I am planning of coding with some community-like features. (not a community though), so don't you think that databases would do the job well? (e.g. different tables within a database?) It's a question of what takes the most work... The skills can be learnt, so that's not really the catch...
    You ask if a database is the way to go in order to store the data you need about your "community" members. IMO yes.

    Using XML as an alternative to this, would be a misuse the XML in general, unless I am seriously misunderstanding what you mean.

    Heres what I see you thinking about in terms of XML:
    If I use XML to handle my community member data, I will create a complex hierarchical xml structure that will hold all member records and related data. I will manipulate this XML document each time that I need to Add, Delete or Modify the member data. This XML document will be stored on my server and house my community member data.

    Is this what you are thinking when you think of using XML vs. a DB?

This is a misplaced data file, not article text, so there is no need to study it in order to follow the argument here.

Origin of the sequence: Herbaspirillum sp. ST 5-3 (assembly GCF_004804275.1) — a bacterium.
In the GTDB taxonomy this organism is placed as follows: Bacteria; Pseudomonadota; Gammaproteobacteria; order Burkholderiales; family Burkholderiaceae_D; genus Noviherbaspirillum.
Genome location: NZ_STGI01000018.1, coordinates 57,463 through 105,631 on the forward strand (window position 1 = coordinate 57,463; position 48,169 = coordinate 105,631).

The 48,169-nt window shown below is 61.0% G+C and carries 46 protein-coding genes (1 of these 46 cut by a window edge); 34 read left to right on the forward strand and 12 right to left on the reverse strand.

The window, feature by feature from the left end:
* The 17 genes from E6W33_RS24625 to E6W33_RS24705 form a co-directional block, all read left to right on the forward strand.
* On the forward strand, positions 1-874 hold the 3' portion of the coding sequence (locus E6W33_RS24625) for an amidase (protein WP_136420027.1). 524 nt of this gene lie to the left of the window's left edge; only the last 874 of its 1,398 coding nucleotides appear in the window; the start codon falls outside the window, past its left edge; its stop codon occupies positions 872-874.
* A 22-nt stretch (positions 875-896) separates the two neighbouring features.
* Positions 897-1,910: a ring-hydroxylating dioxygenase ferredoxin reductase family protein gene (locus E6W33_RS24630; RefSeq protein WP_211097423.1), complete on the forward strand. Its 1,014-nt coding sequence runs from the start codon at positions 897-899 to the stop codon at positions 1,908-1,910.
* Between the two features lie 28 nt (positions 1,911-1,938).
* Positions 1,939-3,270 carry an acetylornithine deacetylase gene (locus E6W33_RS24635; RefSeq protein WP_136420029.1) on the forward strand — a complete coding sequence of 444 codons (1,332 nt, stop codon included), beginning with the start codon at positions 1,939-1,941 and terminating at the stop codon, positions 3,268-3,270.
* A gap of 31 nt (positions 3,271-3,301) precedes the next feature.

Clarifying this will help me understand what you are thinking

    BTW, Wired: ASP.Net does not lock you into just VBscript or Jscript only for your server side code as traditional ASP did. Any language that can be parsed to IL can now be used to do ASP.Net, as well as any other tier of a .Net application.

  8. #7
    WDF Staff smoseley's Avatar
    Join Date
    Mar 2003
    Location
    Boston, MA
    Posts
    9,729
    Member #
    819
    Liked
    205 times
    The biggest drawback to using XML as a data storage device is speed. A database is optimized (indexed) for speedy retrieval of data. Additionally, RDBMSes (RELATIONAL database management systems) maintain data relationships, allowing storage of further optimized (normalized) data. XML is a great technology, and has many good uses, but should not be used as a primary storage device for dynamic datasets of more than a couple hundred records. It would be perfectly suited for your need of a communication protocol for all of your applications, though. In fact, there are a couple such standards already in place - Web Services and XML-RPC. Check them out.


Remove Ads

Posting Permissions

  • You may not post new threads
  • You may not post replies
  • You may not post attachments
  • You may not edit your posts
  •  
All times are GMT -6. The time now is 07:41 PM.
Powered by vBulletin® Version 4.2.3
Copyright © 2021 vBulletin Solutions, Inc. All rights reserved.
vBulletin Skin By: PurevB.com